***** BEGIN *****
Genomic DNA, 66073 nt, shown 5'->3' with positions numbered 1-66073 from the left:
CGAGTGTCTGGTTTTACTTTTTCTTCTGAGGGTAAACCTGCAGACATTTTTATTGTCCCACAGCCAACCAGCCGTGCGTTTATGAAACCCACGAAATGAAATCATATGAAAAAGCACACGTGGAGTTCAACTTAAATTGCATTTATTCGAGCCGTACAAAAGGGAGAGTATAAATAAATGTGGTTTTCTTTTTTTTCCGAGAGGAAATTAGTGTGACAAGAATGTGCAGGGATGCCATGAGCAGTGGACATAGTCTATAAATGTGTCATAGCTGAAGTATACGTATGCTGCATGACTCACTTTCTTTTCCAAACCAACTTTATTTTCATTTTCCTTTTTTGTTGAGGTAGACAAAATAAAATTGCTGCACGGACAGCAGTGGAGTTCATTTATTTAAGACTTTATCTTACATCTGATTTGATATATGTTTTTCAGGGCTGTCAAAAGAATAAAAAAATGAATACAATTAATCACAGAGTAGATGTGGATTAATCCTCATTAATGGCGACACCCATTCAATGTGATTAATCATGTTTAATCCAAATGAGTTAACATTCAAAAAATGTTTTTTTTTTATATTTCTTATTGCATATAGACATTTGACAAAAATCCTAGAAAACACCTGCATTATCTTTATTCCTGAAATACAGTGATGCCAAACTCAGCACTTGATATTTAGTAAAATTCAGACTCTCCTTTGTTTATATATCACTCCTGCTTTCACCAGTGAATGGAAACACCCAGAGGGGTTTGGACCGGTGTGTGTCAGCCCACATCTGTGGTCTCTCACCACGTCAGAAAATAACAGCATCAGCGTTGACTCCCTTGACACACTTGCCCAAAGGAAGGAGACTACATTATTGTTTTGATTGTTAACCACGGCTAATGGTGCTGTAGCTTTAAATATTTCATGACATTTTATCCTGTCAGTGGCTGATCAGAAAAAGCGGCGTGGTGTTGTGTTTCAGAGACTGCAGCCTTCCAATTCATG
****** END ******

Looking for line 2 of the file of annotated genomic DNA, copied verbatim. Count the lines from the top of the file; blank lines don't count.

CGAGTGTCTGGTTTTACTTTTTCTTCTGAGGGTAAACCTGCAGACATTTTTATTGTCCCACAGCCAACCAGCCGTGCGTTTATGAAACCCACGAAATGAAATCATATGAAAAAGCACACGTGGAGTTCAACTTAAATTGCATTTATTCGAGCCGTACAAAAGGGAGAGTATAAATAAATGTGGTTTTCTTTTTTTTCCGAGAGGAAATTAGTGTGACAAGAATGTGCAGGGATGCCATGAGCAGTGGACATAGTCTATAAATGTGTCATAGCTGAAGTATACGTATGCTGCATGACTCACTTTCTTTTCCAAACCAACTTTATTTTCATTTTCCTTTTTTGTTGAGGTAGACAAAATAAAATTGCTGCACGGACAGCAGTGGAGTTCATTTATTTAAGACTTTATCTTACATCTGATTTGATATATGTTTTTCAGGGCTGTCAAAAGAATAAAAAAATGAATACAATTAATCACAGAGTAGATGTGGATTAATCCTCATTAATGGCGACACCCATTCAATGTGATTAATCATGTTTAATCCAAATGAGTTAACATTCAAAAAATGTTTTTTTTTTATATTTCTTATTGCATATAGACATTTGACAAAAATCCTAGAAAACACCTGCATTATCTTTATTCCTGAAATACAGTGATGCCAAACTCAGCACTTGATATTTAGTAAAATTCAGACTCTCCTTTGTTTATATATCACTCCTGCTTTCACCAGTGAATGGAAACACCCAGAGGGGTTTGGACCGGTGTGTGTCAGCCCACATCTGTGGTCTCTCACCACGTCAGAAAATAACAGCATCAGCGTTGACTCCCTTGACACACTTGCCCAAAGGAAGGAGACTACATTATTGTTTTGATTGTTAACCACGGCTAATGGTGCTGTAGCTTTAAATATTTCATGACATTTTATCCTGTCAGTGGCTGATCAGAAAAAGCGGCGTGGTGTTGTGTTTCAGAGACTGCAGCCTTCCAATTCATG